The sto­ry of Esther, cryp­to-Jew turned Per­sian queen, is intri­cate­ly bound up with ques­tions of appear­ance ver­sus authen­tic­i­ty, the con­struc­tion of female sub­jects, and the for­ma­tion of nation­al identity.

Being placed on a pedestal feels like the last thing the bib­li­cal hero­ine would have want­ed; nev­er­the­less, the deploy­ment of Esther as a paragon of Jew­ish female beau­ty became wide­ly pop­u­lar in Jew­ish com­mu­ni­ties around the world in the 1920s and 30s. Esther pageants” in the ear­ly twen­ti­eth cen­tu­ry grew into a dias­poric phe­nom­e­non that can be traced from Pales­tine into Europe and South and North Amer­i­ca. Dur­ing the peri­od his­to­ri­ans have called the Age of Mass Migra­tion (1850 – 1914), Amer­i­ca absorbed more than 30 mil­lion immi­grants, includ­ing near­ly 2 mil­lion Euro­pean Jews. The esti­mat­ed num­ber of Jews in New York went from 60,000 in 1880 to 1.3 mil­lion by 1914, when World War I impact­ed US bor­der pol­i­cy. The megilla, which cap­tures the Jews’ strug­gle to pre­serve tra­di­tion with­in the frame­work of mod­ern” life under Per­sian rule, must have res­onat­ed loud­ly with Amer­i­can Jew­ry. Like dur­ing the time peri­od of the Baby­lon­ian exile, Jew­ish immi­grants were con­front­ed with the chal­lenge of ensur­ing the con­tin­ued exis­tence of a nation with no ter­ri­to­ry, appoint­ed leader, or cen­tral place of wor­ship. Would eth­nic sur­vival be depen­dent on main­tain­ing insu­lar­i­ty or was there a suc­cess­ful way to inte­grate into civic life and avoid the haz­ards of assim­i­la­tion? How does one pri­or­i­tize famil­ial, reli­gious, and nation­al oblig­a­tions when they com­pete with each other?

Such con­cerns were even more com­pli­cat­ed for Amer­i­can Jew­ish women at the turn of the cen­tu­ry as suf­frag­ists gained momen­tum and the influx of women into the work­force grant­ed unprece­dent­ed finan­cial inde­pen­dence. As social his­to­ri­an Kathy Peiss argues in Hope in a Jar, in the ear­ly decades of the twen­ti­eth cen­tu­ry, the puri­tan­i­cal asso­ci­a­tions of cos­met­ics with the paint­ed faces of actress­es and pros­ti­tutes” were being replaced by the mod­ern sen­si­bil­i­ty that make­up was a medi­um of self-real­iza­tion and expres­sion while the melt­ing pot of Amer­i­ca fur­ther desta­bi­lized the belief that the ide­al face was defined by pale skin and blush­ing cheeks.” Just like the Ital­ian, Irish, Greek, and Slav­ic immi­grants who arrived in the US between 1880 and the Immi­gra­tion Act of 1924, East­ern Euro­pean Jews who came ashore were also not con­sid­ered white. For Jew­ish women seek­ing agency and belong­ing, the pos­si­bil­i­ty that one’s iden­ti­ty could be altered with lip­stick, mas­cara, and pow­der was as com­pelling as it was contested.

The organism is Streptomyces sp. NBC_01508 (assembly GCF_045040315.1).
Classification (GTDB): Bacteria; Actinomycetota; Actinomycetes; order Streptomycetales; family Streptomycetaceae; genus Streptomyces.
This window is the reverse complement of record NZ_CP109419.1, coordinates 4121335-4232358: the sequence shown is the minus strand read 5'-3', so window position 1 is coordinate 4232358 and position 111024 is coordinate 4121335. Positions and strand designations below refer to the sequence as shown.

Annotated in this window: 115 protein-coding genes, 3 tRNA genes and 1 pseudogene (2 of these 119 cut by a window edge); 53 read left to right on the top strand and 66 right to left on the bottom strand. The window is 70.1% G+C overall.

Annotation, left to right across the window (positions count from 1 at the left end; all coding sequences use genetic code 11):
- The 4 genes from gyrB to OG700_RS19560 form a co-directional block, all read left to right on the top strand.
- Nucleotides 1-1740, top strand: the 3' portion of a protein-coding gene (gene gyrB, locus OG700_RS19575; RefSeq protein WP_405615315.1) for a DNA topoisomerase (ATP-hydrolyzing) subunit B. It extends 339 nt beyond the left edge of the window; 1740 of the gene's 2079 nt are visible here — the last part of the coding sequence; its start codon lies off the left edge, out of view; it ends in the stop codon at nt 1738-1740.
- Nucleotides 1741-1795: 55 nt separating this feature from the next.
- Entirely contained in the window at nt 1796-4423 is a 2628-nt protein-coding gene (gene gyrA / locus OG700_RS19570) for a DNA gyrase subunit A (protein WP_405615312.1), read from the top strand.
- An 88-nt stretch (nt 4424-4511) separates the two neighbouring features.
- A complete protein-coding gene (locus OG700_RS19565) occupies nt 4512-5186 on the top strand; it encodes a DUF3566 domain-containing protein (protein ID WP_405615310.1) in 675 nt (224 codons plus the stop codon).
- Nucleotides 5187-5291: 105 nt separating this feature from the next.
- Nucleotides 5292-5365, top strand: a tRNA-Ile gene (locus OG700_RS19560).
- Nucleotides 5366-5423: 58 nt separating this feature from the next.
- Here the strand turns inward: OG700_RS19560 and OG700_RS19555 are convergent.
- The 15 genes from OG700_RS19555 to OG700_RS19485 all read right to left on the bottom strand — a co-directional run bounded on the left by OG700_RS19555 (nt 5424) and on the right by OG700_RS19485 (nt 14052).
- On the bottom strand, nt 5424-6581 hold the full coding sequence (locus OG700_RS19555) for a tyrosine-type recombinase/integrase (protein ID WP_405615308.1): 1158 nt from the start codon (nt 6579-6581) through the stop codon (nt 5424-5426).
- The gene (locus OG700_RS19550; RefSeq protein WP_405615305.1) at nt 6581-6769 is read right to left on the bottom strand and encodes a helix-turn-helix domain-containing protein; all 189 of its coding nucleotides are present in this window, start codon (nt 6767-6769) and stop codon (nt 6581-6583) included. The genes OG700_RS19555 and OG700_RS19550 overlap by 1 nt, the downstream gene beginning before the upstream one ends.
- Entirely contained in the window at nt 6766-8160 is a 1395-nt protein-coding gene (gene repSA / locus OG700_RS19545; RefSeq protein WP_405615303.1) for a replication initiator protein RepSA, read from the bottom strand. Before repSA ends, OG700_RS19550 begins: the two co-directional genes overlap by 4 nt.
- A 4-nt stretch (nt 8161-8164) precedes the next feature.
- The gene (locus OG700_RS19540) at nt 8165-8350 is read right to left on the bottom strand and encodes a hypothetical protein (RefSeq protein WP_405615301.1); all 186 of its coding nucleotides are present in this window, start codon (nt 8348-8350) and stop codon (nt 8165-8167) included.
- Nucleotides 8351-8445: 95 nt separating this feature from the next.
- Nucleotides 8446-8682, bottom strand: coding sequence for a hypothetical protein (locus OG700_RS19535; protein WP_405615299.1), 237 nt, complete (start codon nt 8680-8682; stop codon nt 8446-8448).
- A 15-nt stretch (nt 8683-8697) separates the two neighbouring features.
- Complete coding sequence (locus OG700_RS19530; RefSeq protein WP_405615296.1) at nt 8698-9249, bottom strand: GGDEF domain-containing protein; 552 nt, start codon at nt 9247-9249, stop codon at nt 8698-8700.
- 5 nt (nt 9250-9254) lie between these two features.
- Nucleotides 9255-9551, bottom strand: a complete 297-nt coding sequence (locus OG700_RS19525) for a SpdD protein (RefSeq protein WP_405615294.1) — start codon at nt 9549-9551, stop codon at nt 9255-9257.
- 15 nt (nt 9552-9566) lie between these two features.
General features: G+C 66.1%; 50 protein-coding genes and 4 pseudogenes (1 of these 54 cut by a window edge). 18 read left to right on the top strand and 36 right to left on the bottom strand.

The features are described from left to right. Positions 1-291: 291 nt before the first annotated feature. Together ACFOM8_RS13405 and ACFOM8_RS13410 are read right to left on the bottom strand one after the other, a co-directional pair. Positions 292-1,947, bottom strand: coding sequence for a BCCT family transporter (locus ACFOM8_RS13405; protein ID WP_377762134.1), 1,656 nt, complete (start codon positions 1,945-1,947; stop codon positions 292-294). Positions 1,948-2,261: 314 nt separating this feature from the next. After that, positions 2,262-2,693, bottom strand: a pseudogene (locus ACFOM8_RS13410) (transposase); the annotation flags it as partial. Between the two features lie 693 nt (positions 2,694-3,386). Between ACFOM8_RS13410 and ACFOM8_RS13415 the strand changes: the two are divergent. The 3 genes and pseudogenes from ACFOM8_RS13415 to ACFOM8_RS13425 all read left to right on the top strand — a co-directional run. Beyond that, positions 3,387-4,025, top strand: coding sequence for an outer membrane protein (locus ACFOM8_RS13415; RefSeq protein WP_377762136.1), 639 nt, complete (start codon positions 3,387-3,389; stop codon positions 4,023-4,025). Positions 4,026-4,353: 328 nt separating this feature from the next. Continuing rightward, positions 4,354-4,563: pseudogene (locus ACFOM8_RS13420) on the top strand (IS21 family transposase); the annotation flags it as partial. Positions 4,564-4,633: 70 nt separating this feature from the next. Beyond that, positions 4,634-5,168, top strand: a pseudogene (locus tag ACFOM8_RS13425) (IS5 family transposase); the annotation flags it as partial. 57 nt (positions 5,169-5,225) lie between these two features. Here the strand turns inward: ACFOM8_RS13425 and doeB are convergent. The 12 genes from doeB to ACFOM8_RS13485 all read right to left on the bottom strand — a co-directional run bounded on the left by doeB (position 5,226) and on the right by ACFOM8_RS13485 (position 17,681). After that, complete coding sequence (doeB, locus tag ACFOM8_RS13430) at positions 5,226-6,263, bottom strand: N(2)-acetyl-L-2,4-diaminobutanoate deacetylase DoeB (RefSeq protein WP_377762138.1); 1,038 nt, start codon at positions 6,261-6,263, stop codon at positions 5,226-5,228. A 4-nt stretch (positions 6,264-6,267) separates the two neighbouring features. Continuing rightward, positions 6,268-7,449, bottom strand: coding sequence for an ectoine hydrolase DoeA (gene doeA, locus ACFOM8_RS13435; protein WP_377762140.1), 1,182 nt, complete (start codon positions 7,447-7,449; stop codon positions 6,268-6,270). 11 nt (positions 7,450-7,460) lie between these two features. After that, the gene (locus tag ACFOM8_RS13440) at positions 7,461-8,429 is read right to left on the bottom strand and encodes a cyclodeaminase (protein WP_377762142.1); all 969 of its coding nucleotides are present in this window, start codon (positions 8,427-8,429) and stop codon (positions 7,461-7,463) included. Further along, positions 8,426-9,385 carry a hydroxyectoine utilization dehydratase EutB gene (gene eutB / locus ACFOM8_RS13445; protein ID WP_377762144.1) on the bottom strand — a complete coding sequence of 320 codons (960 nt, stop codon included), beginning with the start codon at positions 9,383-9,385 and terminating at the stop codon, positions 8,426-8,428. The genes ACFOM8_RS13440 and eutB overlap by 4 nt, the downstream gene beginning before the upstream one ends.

Dur­ing this era of Jew­ish relo­ca­tion and rein­ven­tion, how are we to under­stand the pop­u­lar­i­ty of Queen Esther” beau­ty con­tests across Amer­i­ca? Were they civic dis­plays of Jew­ish pride hon­or­ing Esther’s lega­cy or acts of assim­i­la­tion designed to par­al­lel icons like the Miss Amer­i­ca pageant inau­gu­rat­ed in Atlantic City in 1921?

I sug­gest that it is pre­cise­ly at this moment of Jew­ish nation­al insta­bil­i­ty in the ear­ly twen­ti­eth cen­tu­ry that the Esther text was per­ceived to be of crit­i­cal impor­tance for Amer­i­can Jew­ry, and I believe it con­tin­ues to bear rel­e­vance in dis­cus­sions of coun­te­nance, char­ac­ter, and Amer­i­can iden­ti­ty today. Unlike any oth­er bib­li­cal nar­ra­tive, the Book of Esther offers a mod­el of a peo­ple who do not have the lux­u­ry of rely­ing on God’s pre­sumed favor and instead shape their own des­tiny based on mer­it, inge­nu­ity, and self-reliance con­sis­tent with the Amer­i­can dream.

As Sarah Banet-Weis­er argues, nation­al beau­ty con­tests offer a glimpse at the con­stant­ly chang­ing and always com­pli­cat­ed sto­ries about the nation itself: Who counts as part of the nation? What does it mean to be a specif­i­cal­ly fem­i­nine rep­re­sen­ta­tive of a nation? How are social con­cerns – such as racism, mul­ti­cul­tur­al­ism, and fam­i­ly val­ues’ – medi­at­ed in and through women’s bod­ies on a pub­lic stage?” I believe these ques­tions were just as present and per­haps even more polit­i­cal­ly charged when Esther was cho­sen as queen of Per­sia in the fourth cen­tu­ry BCE. The estab­lish­ment of Queen Esther” beau­ty con­tests for young Jew­ish women abroad and in Amer­i­ca at the turn of the cen­tu­ry seems con­trary to the bib­li­cal heroine’s ethos; Esther was an unwill­ing par­tic­i­pant who con­cealed her Jew­ish iden­ti­ty, while the young women par­tic­i­pat­ing in these events donned their Jew­ish­ness as well as their evening attire.

The estab­lish­ment of Queen Esther” beau­ty con­tests for young Jew­ish women abroad and in Amer­i­ca at the turn of the cen­tu­ry seems con­trary to the bib­li­cal heroine’s ethos.